Les Mis�rables: the people’s choice

With the film version of Les Mis�rables set to be released, Caroline Bishop talks to the composer and performers about the reasons for the musical’s enduring appeal

Harsh words to swallow for Sch�nberg and his lyricist Alain Boublil, who had been working on their adaptation of Victor Hugo’s epic historical novel since 1978; they had staged the French-language premiere in Paris in 1980 and, long-inspired by British and American musical theatre, had dreamed of creating an English version for the West End. In doing so, they attracted a stellar team, presided over by the rising star of commercial producing, Cameron Mackintosh, under the auspices of the Royal Shakespeare Company. It was adapted and directed by John Caird and then-RSC artistic director Trevor Nunn, who together had directed the 1980 production of Nicholas Nickleby. Nunn had also had musical success with Andrew Lloyd Webber’s Cats and Starlight Express. The cast, too, was top notch: Colm Wilkinson and Roger Allam as the ex-convict Jean Valjean and his police pursuer Javert respectively, American Tony-award-winning actress Patti LuPone as doomed young mother Fantine and Michael Ball, making his West End debut as Marius, the student revolutionary.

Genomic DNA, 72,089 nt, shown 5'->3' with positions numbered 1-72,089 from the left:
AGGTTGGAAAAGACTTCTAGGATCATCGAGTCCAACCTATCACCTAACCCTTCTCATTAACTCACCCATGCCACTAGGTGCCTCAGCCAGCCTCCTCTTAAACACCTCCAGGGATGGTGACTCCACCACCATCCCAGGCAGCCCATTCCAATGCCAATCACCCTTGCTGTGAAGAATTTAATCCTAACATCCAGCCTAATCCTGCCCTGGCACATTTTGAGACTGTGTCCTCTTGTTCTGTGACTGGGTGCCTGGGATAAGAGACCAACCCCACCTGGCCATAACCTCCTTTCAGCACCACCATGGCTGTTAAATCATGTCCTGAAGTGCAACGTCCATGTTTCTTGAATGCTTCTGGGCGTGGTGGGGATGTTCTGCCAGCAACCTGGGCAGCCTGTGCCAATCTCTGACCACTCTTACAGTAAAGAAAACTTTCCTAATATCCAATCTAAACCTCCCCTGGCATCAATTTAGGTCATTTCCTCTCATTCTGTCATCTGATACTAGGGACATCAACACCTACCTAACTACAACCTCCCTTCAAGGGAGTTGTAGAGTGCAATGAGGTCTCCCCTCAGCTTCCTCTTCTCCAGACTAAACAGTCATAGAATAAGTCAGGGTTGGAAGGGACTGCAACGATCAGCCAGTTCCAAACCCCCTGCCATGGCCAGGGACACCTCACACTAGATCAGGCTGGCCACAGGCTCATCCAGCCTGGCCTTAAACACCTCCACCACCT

After all the build-up, the reviews after the first night at the Barbican Centre on 8 October 1985 had a devastating effect. “We thought it was the end of the adventure,” says Sch�nberg. No one could have predicted then that Les Mis�rables would shrug off those inauspicious beginnings to become the world’s favourite musical, translated into 21 languages, playing in 43 countries to an audience of 60 million worldwide over the ensuing three decades. Its popularity shows no sign of wavering; the public’s vote earned it the audience prize at the 2012 Olivier Awards and a major new film version starring Russell Crowe, Hugh Jackman and Anne Hathaway is poised to create an army of new fans.